September 2007 Foreword

Welcome to the third issue of 2007, yet another very busy year for AEJ leading up to our last issue in December the Asian EFL Journal Conference Proceedings. In this issue we present a very wide variety of topics from a broad range of Asian sources. The first topic might appear rather unusual for an EFL journal. It has always been clear that foreign language learning can be a very stressful experience, but do some approaches require a health warning, especially where young children are concerned? In “Kindergarteners temperament and cortisol response to Structured English Immersion (SEI) programs in Taiwan”, Ishien, Chiou and, Shu-Ju examine levels of cortisol, a major stress hormone, in kindergarteners to discover its relationship with structured English immersion (SEI). Their findings raise the possibility that there is a link between cortisol increase and the instructional method.
Zhao Na looks at a related topic in A Study of High School Students English Learning Anxiety , pointing out that “anxiety has been found to be correlated with English-learning achievement among different groups of people in various contexts”. Zhao explores high school students English learning anxiety in Chinese EFL (English as a Foreign Language) classrooms, discovering that students experienced high anxiety in English learning and this is worse for male than for female students. It was also found that high anxiety plays a somewhat debilitative role in high school students language learning.
Those of us who have accompanied students overseas are aware that living and studying overseas can also be a stressful experience for some students. I have heard it argued recently that overseas study is unnecessary in our Internet age. In “Preparation for Long-Term Overseas Study: Toward an Integrated Approach”, Daniel McIntyre presents a model of instructional design that was developed for students in Japan who are preparing for long-term overseas study. His study has broader applications for other cultural groups and helps us understand why a carefully prepared overseas experience can be a valuable experience both linguistically and culturally.
In “A Developmental Analysis of a Concept Map, Speech, and Gesture”, John Unger explores the synthesis of gesture and speech with a concept map as a means of summarizing academic text by an adult non-native speaker of English. Unger’s data illustrate how gesture can work effectively with concept maps to enhance communication. Unger applies his findings to the EFL classroom asking whether a kind of metacognition of gesture interpretation be created for language learners.
In his contribution, Wu Man-fat, reports on the result of a survey on the relationship between metacognitive language-learning strategies (MCLLSs) and language-learning motivation (LLM) in “the Relationships between the Use of Metacognitive Language-learning Strategies and Language-learning Motivation among Chinese-speaking ESL learners at a Vocational Education Institute in Hong Kong”. His results suggest that integrative rather than instrumental motivation predicts the levels of strategy use.
In “Critical Thinking and Voice in EFL Writing”, Dr Nuray Alagozlu explores ways of improving writing skills by developing critical thinking, making reasoned judgments to assessing the validity of something and individual voice, authorial identity . The results suggest that EFL students need to be supported in terms of critical thinking skills, although they perceive themselves to be critical thinkers, to overcome the difficulties in writing and to cope with the requirements of the multicultural world.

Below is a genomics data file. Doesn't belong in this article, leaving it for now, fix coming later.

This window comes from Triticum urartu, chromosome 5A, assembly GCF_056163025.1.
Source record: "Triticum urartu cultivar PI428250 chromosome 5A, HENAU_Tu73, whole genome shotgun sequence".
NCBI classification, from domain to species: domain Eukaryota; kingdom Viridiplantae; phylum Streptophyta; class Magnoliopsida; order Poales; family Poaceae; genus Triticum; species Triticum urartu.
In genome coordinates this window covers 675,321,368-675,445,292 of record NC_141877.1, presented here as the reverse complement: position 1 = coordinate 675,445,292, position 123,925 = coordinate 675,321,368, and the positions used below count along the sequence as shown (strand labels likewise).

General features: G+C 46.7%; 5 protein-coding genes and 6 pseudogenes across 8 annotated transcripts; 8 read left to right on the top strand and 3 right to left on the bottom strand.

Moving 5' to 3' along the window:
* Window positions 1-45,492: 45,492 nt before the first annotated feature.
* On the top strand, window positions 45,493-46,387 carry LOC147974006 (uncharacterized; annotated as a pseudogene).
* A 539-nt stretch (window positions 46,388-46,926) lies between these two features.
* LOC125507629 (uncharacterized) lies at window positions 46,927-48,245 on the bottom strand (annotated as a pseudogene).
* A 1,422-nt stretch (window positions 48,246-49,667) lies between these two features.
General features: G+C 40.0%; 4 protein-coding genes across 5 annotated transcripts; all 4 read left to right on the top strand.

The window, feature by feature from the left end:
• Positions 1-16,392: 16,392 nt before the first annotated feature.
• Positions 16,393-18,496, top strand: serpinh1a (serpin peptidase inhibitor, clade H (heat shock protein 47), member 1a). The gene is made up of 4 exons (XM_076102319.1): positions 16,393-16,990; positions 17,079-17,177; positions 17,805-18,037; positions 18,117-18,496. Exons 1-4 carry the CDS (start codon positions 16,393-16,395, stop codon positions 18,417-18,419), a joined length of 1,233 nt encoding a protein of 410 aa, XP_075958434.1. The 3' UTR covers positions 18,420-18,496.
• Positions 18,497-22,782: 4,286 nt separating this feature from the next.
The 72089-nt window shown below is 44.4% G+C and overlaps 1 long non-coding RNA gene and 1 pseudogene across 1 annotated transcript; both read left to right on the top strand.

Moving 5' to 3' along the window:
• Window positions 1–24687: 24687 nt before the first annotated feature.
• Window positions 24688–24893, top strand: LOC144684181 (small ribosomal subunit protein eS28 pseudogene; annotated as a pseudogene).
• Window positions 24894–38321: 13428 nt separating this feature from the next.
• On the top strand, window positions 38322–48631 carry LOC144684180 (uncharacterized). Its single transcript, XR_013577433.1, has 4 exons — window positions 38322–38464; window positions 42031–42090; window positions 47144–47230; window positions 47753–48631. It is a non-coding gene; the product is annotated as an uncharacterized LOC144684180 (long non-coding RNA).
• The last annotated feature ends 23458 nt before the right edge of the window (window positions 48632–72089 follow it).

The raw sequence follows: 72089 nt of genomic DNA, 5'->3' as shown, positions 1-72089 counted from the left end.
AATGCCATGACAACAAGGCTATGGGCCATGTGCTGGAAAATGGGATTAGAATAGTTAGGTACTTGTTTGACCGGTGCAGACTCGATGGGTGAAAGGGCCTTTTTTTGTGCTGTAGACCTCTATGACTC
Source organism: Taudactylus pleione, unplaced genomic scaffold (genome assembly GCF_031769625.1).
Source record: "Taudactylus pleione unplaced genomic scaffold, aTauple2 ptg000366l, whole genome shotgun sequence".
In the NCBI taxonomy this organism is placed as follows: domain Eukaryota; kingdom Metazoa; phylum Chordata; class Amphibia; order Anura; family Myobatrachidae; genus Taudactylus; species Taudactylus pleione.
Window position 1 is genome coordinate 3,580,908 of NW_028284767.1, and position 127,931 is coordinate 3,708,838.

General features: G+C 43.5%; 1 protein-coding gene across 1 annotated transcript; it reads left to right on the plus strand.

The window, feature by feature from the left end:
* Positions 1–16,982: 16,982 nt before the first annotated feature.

English used as an international language is one of the regular themes in the Asian EFL Journal. Many of our students in Asia are more likely to hear English spoken by non-natives than by natives. In his contribution, Michiaki Omori investigates how nonnative speakers of English adapt to accented English in “The Effect of Short-Term Exposure on Familiarity with Accented English for Japanese EFL Learners”. The results indicate that nonnative speakers can familiarize themselves with accented English. Omori concludes that exposure to varieties of English can expand the flexibility of speech perception for EFL learners.
Massoud Rahimpour & Massoud Yaghoubi-Notash in “Examining gender-based variability in task-prompted, monologic L2 oral performance”, consider the monologic oral performance of male and female EFL learners. They find that fluency varied significantly due to gender and that teacher gender, participant gender, and topic significantly influenced the accuracy of participants spoken performance.
In a more technical linguistic contribution, “The Relationship between Syntactic Clustering of Obligatory/Null Subject Parameters and Proficiency Levels in L2 Acquisition: New Evidence from a Grammaticality Judgment Test”, Khalili and Youhanaee investigate Persian learners clustering acquisition of overt obligatory subjects and PRO in infinitival clauses in English as a second language. Their main finding is that the “two phenomena covary in the Persian learners indicating that properties of overt obligatory subjects and PRO in infinitival clauses are acquired through parameter resetting, rather than separately.”
Finally Karim Sadeghi, in a non-research piece, “The key for successful reader-writer interaction: Factors affecting reading comprehension in L2 revisited”, provides a framework for considering reading comprehension based on four interrelated variables that affect “the process and the product of the act of reading: the reader, the text, the context, and the writer”. The purpose of this paper is to attempt to provide both clarity and comprehensiveness to a very complex area of knowledge.

Roger Nunn
Senior Associate Editor
Asian EFL Journal